The first class will be Friday, October 23. There will be both a 4:30 session, and a 6:00 session. Classes are limited to 8 children. Registration materials can be found here.

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8 Comments

  1. Page
    Posted September 28, 2009 at 10:15 am | Permalink

    This is terrific. I’ve been jealous of Ann Arbor for having 826. It’s great that Ypsi gets something just as promising for the non-literary arts.

  2. Lisele
    Posted September 28, 2009 at 12:43 pm | Permalink

    I’m excited that Ruth will be getting some of the fabric leftovers from the Ypsi Food Coop Quilt Club — defunct at the moment. In addition to Amish style quilts, we made crazy quilts for raffle — each of them so unique and wonderful! One included tee-shirts from Ypsilanti sites & activities with crazy pieced borders and lots of embroidered embellishments. I’d love to pop into FLY some time and check out the activities!

  3. DM
    Posted September 28, 2009 at 1:17 pm | Permalink

    There are a lot of downtown buildings that could use murals, if that fits within the purview of FLY.

    It’s not mentioned here, but summer camps might also be popular. Is that something that’s been considered?

  4. Posted September 28, 2009 at 9:35 pm | Permalink

    I am excited for the fabric scraps, thank you! Murals are a possibility as well as the whole Summer, Spring and Winter Break Camps idea. Parents are very interested in that for sure. Right now we are focusing on making sure this first round of classes is awesome. Go Team!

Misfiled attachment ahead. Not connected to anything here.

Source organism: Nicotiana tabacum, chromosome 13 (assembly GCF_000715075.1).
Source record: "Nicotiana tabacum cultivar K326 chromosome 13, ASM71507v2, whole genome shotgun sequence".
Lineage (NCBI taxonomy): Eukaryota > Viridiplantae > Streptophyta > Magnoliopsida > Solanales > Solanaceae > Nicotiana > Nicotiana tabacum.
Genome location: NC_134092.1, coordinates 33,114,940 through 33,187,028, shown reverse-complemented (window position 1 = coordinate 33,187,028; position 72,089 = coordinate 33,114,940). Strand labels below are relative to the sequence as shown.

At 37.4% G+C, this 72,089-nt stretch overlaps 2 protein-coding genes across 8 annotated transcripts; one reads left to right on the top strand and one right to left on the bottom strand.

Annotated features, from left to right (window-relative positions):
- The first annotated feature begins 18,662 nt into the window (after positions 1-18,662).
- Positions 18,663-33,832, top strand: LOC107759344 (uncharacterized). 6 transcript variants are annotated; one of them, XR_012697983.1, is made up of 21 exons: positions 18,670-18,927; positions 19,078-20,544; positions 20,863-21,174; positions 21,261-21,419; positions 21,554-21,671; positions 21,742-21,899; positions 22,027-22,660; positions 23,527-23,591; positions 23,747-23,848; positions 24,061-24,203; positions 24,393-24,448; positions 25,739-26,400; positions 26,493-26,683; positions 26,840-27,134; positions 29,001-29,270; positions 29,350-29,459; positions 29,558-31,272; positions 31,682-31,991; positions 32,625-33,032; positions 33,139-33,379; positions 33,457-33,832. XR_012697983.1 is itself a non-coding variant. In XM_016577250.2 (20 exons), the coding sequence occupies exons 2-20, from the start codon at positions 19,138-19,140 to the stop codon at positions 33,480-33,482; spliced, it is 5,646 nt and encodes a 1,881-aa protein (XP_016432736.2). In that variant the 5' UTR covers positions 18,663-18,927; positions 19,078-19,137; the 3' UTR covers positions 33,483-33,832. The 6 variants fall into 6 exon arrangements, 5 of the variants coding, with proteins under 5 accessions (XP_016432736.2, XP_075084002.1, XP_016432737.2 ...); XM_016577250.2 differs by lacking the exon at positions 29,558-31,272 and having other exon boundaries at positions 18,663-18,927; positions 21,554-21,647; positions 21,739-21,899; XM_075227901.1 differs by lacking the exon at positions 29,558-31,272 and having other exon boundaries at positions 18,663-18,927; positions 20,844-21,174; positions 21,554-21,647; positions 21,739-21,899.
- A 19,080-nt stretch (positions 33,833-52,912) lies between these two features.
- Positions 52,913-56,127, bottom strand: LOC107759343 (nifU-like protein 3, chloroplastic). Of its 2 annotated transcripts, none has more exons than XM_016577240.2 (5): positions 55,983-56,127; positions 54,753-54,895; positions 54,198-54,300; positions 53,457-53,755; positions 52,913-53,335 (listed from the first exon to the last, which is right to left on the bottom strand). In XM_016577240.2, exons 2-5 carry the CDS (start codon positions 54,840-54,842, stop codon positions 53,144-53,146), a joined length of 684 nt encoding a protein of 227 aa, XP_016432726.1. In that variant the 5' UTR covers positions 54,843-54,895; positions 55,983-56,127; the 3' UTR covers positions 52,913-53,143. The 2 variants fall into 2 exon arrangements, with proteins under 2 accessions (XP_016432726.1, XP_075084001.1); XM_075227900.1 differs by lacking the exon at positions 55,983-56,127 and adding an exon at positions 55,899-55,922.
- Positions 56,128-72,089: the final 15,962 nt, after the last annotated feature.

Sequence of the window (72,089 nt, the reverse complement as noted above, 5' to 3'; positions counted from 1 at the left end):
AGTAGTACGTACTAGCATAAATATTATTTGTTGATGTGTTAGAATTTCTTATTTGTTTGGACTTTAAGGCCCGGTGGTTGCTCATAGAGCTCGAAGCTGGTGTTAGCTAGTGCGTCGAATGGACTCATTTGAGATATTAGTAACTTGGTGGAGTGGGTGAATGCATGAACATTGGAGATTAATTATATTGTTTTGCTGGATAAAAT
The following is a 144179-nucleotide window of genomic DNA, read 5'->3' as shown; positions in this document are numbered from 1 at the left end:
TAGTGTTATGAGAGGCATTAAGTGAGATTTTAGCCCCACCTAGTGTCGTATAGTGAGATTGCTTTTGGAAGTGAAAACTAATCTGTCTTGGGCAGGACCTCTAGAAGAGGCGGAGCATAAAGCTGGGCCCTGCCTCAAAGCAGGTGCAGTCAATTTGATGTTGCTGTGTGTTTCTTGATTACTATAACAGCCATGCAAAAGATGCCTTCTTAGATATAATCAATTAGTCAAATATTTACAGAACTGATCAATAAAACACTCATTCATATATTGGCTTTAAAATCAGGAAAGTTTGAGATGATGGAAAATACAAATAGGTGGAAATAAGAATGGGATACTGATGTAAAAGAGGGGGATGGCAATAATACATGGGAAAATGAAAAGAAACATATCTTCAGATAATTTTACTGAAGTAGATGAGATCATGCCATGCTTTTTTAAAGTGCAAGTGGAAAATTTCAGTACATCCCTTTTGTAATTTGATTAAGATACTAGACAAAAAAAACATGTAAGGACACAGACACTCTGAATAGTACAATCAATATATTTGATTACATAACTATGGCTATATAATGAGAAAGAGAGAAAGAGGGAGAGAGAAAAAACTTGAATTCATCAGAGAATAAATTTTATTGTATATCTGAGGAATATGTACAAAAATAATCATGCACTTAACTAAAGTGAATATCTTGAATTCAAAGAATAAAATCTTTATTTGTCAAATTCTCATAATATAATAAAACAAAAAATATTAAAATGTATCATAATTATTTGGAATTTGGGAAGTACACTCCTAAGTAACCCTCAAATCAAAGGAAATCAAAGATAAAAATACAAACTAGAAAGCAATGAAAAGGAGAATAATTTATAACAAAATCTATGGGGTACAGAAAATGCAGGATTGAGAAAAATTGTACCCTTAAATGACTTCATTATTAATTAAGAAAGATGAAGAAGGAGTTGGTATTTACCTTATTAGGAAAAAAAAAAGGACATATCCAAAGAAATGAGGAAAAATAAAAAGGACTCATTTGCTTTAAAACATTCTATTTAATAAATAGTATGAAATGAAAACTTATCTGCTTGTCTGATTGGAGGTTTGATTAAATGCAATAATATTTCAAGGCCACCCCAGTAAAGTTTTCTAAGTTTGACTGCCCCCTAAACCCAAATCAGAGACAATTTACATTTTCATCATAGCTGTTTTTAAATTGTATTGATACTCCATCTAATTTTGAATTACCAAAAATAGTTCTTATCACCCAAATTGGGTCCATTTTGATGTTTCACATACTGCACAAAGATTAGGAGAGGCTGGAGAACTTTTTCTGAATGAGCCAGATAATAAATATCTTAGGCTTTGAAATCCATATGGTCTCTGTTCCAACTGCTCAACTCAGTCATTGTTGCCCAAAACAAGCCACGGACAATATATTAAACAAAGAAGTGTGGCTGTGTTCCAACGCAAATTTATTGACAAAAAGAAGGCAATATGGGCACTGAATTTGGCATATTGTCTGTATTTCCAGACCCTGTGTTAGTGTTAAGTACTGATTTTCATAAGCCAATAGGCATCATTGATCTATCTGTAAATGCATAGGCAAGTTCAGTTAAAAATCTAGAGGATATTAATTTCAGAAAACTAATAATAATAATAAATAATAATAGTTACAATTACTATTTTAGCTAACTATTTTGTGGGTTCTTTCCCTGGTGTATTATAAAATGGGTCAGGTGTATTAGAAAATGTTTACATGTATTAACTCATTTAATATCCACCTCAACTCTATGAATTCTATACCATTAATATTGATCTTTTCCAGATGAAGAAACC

5. Kristen Cuhran
    Posted September 29, 2009 at 10:27 am | Permalink

    Ruth- for what is is worth in your “5 years from now” visioning: the blue house on the NW corner of Normal and Congress (with the Midtown Community Garden in back) has always seemed to me a good potential community space. It is currently rented, but the owner had been trying to sell it. Ample parking, in a neighborhood close to downtown, huge rooms with old wood, community garden in back…
    Just a thought!

  6. Posted September 29, 2009 at 10:11 pm | Permalink

    This sounds amazing– congratulations, Ruth!

  7. Kim Demick
    Posted September 30, 2009 at 11:44 am | Permalink

    Ruth –
    I’m so excited to hear what you are building and nurturing here in Ypsi! I just moved here from Ann Arbor since I spend more of my time here and honestly, I love the community much more. I have past experience doing non-profit grantswriting and teaching children’s art classes if you need any more help. I would love to be a part of helping this grow. Like you, I stopped teaching through community college and public school courses because it was impossible to give the kids the time and attention I wanted to. This is wonderful- TH-ank you!

  8. Ruth
    Posted October 12, 2009 at 9:01 am | Permalink

    Kim-
    I would love for you to join our team, please email me through the website so we can make some plans!